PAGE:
Racing in the Heat & Calculators to Adjust Your Pace

Today I ran a 10k in true summer conditions. I had high hopes going into the race, but I neglected to consider the impact of the heat and humidity on my performance. Most of my runs in the past month have been without sun and between 55 and 70 degrees. Today, it was 75 degrees with full sun and 80% humidity. This may not seem too bad for people from the South or in other areas, but these conditions were challenging for me. 

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My original goal was to stay between 6:30-6:40 pace, but I quickly realized this wasn't sustainable after the first mile. I finished in 43 minutes, which is 50 seconds off my PR. I was initially disappointed as I know I can run faster, but then I remembered the effects of the weather.

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I wish there was a pool at the end of every summer run and race. My family ran the Mad Marathon as a relay one year, and they had huge kiddie pools filled with ice water at the end. It was awesome! Today I decided dumping cold water over my head would have to do.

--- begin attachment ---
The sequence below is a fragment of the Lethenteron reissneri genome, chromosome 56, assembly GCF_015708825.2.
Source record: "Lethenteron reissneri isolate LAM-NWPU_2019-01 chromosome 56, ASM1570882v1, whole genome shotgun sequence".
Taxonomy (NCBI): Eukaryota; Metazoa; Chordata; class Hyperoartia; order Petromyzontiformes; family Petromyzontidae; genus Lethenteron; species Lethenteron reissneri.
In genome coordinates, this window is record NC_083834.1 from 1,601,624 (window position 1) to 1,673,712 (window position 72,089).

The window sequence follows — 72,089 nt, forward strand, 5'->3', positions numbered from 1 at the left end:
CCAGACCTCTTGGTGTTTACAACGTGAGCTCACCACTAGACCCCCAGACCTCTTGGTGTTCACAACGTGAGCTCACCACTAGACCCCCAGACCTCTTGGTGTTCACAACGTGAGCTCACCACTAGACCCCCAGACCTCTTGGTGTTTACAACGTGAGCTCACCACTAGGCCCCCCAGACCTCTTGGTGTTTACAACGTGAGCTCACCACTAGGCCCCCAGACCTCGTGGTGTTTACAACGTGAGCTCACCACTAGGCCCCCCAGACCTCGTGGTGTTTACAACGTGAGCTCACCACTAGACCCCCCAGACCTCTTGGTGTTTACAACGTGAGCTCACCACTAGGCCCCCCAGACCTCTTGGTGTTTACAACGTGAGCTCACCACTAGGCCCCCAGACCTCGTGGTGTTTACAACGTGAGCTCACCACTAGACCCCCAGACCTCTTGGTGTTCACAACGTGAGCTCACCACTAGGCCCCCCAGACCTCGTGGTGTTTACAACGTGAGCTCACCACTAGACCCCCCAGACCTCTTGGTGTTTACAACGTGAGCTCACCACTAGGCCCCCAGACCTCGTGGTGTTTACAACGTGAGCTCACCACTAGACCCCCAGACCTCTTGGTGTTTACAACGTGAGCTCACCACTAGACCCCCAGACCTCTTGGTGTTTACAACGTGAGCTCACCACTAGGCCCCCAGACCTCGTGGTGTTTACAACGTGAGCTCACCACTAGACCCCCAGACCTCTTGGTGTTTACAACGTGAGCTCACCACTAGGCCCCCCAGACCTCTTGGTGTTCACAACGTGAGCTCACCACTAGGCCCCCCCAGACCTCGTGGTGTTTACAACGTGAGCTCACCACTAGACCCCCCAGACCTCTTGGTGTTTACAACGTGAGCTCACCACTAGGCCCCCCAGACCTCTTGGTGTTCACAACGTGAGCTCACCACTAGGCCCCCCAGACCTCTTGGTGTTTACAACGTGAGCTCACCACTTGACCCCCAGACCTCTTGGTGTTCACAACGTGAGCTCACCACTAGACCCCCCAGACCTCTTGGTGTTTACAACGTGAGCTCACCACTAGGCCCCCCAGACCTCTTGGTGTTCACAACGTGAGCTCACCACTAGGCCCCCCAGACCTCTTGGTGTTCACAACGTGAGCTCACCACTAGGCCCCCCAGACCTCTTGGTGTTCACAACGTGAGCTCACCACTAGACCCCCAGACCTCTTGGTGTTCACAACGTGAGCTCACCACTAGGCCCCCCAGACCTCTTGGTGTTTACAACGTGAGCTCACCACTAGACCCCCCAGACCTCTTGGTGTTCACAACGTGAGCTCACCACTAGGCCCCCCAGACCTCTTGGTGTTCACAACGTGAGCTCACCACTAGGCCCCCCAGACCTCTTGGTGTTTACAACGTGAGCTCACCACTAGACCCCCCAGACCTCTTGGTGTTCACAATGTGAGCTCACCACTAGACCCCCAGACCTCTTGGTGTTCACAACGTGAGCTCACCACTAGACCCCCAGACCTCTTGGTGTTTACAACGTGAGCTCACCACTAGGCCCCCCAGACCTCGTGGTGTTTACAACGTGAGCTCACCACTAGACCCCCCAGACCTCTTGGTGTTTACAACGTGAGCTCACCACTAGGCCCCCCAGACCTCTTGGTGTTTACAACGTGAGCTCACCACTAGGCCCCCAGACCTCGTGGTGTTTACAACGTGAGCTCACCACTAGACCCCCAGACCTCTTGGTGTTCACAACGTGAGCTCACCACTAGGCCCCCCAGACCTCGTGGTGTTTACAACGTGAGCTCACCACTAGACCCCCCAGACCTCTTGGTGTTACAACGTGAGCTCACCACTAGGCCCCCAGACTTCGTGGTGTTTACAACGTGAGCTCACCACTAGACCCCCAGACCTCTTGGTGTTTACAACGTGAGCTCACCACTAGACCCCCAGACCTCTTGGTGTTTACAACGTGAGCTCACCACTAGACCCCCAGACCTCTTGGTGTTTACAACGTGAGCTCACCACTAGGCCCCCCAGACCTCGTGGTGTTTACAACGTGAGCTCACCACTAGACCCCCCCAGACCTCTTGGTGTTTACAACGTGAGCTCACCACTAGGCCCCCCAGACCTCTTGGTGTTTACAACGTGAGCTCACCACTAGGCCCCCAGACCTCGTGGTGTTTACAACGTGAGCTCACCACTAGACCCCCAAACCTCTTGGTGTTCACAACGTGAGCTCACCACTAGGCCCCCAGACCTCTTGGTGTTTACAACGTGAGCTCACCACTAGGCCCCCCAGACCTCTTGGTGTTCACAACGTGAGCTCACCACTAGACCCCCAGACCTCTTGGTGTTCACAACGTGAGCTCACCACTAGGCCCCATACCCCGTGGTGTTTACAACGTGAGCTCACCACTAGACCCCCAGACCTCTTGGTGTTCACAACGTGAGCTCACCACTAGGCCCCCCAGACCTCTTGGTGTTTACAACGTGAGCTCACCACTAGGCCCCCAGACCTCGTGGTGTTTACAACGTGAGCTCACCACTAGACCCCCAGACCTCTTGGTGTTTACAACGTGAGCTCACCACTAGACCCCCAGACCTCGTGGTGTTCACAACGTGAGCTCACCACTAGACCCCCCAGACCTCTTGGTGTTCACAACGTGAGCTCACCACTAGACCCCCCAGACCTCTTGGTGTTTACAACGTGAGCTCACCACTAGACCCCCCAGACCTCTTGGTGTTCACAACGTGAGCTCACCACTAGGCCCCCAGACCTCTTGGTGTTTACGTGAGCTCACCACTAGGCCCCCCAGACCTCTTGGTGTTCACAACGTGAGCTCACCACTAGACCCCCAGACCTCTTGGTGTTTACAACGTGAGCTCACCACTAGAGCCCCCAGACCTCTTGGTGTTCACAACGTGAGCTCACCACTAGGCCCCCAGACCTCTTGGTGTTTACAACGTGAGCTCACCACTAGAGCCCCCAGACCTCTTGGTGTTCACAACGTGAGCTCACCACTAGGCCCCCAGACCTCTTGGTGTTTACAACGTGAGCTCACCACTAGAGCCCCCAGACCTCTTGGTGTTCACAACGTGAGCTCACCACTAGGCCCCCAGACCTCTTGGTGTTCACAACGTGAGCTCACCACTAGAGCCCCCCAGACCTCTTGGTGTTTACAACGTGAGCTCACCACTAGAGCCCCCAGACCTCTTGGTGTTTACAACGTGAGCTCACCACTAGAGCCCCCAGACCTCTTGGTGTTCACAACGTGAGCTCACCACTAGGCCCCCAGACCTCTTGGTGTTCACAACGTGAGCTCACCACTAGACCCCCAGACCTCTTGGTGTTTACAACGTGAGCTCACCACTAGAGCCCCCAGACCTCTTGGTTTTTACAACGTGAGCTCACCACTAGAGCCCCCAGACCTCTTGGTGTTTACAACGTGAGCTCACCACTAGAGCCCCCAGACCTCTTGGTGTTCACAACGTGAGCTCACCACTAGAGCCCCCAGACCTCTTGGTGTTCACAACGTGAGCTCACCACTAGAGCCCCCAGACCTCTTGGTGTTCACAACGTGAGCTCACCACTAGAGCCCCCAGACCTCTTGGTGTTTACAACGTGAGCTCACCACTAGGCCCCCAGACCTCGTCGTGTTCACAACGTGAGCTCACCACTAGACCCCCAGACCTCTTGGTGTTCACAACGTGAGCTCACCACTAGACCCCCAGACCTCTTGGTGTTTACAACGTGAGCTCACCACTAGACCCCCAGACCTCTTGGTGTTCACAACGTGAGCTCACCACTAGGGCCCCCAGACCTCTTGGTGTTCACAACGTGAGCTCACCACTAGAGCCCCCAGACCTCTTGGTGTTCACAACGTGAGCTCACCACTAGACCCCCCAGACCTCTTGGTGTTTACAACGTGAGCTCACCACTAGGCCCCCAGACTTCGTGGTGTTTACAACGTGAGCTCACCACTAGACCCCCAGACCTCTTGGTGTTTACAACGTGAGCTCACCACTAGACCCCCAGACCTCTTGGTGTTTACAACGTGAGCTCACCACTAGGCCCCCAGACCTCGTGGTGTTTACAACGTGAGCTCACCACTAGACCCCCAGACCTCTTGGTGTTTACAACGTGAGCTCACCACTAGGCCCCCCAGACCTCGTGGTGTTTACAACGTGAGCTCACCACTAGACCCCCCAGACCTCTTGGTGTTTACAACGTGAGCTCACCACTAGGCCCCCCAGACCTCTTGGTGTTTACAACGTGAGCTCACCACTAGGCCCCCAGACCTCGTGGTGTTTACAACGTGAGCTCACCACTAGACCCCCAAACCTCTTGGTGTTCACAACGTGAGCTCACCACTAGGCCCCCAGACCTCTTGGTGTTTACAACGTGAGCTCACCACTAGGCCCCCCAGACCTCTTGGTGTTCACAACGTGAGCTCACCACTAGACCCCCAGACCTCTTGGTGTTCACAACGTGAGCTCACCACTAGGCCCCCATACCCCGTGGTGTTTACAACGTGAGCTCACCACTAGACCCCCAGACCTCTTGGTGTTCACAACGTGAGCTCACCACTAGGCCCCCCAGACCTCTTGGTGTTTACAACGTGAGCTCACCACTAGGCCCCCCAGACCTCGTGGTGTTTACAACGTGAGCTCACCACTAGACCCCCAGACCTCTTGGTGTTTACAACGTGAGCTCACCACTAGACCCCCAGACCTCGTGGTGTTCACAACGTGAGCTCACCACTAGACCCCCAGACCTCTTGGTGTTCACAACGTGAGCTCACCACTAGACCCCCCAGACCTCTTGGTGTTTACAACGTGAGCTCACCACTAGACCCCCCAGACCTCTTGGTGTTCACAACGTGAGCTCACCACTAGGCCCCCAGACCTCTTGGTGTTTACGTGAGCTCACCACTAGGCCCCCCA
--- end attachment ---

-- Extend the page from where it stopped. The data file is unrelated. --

To adjust for weather challenges, there are several calculators to help you determine your pace. 

Hanson Running: plug in distance, goal time, and temperature/humidity or wind to get adjusted race time and pace. 

Runners Connect: plug in dew point, temperature, goal pace, distance, and intensity to get your adjusted pace.

Run SMART / VDOT O2: plug in distance, actual time or pace, and temperature or altitude to find out the effect on your pace. 

Below is my results from the Hanson Running calculator. I was fascinated to see all three of the calculators predicted almost exactly what I ran based on my goal.

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This really shows how weather can affect running. As much as I try not to look at the weather too much before races, it can make a big difference in your pace and racing strategy. The Boston Marathon had terrible weather this year with torrential rain and brutal winds. The winning time this year was 2:39 for the women. In 2017, the winning time was 2:21 for the women. That is 18 minutes different almost entirely due to the weather. While you can become acclimated to the heat and other adverse weather conditions, not all of us have the opportunity to do that. Sometimes all you can do is chalk it up to a good experience and realize there will be more chances down the road. As much as runners are always looking to improve, there is a lot to be said for just having fun and enjoying what you do! :)